From the catalogs of babes











Sing it with me: one of these things is not like the others, one of these things just doesn’t belong…

  • Bronze jewelry
  • Ceramic jewelry
  • Coral jewelry
  • Cut steel jewelry
  • Diamond jewelry
  • Garnet jewelry
  • Glass jewelry
  • Gold jewelry
  • Hairwork jewelry
  • Jade jewelry
  • Jadite jewelry
  • Paper jewelry
  • Paste jewelry
  • Pearl jewelry
  • Platinum jewelry
  • Shell jewelry
  • Silver jewelry
  • Textile jewelry
  • Turquoise jewelry
  • Wire jewelry
  • Wooden jewelry

Did you guess Paper jewelry? if so, you’re right!

Paper Jewellery

Why? Because paper jewelry is not an authorized Library of Congress subject heading.

It seems like it should be, right? I mean, there’s a clear pattern established for jewelry of different media types. So it seems like adding “Paper jewelry” should be a no-brainer. There’s plenty of literary warrant and everything.

So why isn’t it? Because suggesting and creating new subject headings is an involved, arduous process open to only certain members of the cataloging community. I don’t mean to be harsh, but I’m not sure how else to put it.

See, one needs to be a SACO member to submit a proposal for a new subject heading, or, if not a member, needs to “funnel” their proposals through an authorized member.  So it seems to me what it ends up boiling down to is not really what you know (either about a subject or about LCSH), but rather who you know, and what clubs you belong to.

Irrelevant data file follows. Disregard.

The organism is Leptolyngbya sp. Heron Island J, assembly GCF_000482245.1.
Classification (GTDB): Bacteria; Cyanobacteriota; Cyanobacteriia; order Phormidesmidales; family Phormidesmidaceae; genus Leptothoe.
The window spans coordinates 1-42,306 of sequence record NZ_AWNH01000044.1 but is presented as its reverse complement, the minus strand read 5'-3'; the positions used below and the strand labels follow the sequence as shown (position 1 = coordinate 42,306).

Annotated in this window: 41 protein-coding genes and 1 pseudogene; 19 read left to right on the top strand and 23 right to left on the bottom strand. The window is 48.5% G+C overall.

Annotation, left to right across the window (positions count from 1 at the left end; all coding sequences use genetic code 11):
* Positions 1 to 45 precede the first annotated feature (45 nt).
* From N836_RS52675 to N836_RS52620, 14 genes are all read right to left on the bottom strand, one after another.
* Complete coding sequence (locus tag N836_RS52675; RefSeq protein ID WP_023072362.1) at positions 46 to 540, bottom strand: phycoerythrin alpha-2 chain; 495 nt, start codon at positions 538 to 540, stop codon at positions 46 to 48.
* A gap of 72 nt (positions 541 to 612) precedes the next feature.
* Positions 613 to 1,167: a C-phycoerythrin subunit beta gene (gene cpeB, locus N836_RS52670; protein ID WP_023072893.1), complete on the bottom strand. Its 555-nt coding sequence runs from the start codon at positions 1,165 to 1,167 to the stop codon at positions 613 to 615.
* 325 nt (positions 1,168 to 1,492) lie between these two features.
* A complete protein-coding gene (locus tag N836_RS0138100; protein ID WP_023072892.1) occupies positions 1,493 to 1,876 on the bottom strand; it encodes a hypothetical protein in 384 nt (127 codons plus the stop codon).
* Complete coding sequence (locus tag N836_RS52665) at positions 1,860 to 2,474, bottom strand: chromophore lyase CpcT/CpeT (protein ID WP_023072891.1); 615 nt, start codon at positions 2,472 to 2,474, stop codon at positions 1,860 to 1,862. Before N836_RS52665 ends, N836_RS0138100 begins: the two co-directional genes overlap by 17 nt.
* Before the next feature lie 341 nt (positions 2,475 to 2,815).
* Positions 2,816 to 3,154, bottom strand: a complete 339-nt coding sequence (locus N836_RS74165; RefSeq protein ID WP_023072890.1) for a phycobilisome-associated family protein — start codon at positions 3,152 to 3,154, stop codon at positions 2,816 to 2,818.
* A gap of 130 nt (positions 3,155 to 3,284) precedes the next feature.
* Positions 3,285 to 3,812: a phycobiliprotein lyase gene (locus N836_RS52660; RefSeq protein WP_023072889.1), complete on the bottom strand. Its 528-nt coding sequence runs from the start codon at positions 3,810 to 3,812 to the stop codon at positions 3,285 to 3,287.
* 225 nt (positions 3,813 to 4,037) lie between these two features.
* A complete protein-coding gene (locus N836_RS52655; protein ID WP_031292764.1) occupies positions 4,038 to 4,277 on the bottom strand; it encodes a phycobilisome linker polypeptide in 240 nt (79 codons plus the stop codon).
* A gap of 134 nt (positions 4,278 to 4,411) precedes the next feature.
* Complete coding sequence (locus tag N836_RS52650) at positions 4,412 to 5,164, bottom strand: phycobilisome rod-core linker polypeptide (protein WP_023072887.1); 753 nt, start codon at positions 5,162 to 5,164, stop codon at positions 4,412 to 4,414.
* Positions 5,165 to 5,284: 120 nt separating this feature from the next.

A cataloger from a non-PCC participating institution who needs a subject heading not available in LCSH or an LC classification number not found in the LC schedules now has the following options available for sending forward a proposal to SACO. 1) Contact a nearby institution that is currently a PCC member and request to submit your new proposal through their contribution mechanism. The second alternative is for your institution to 2) explore entering into a SACO funnel cooperative project and make contributions through an active subject funnel.

I understand that SACO libraries and librarians undergo training in how to properly formulate subject headings, what constitutes literary warrant, and how to submit a proposed subject heading and guide it through the process of research and approval. And that’s great, and valuable and useful. And, imo, almost a complete waste of time and a shot in the foot for subject headings (and by extension, catalogers and library catalog users everywhere).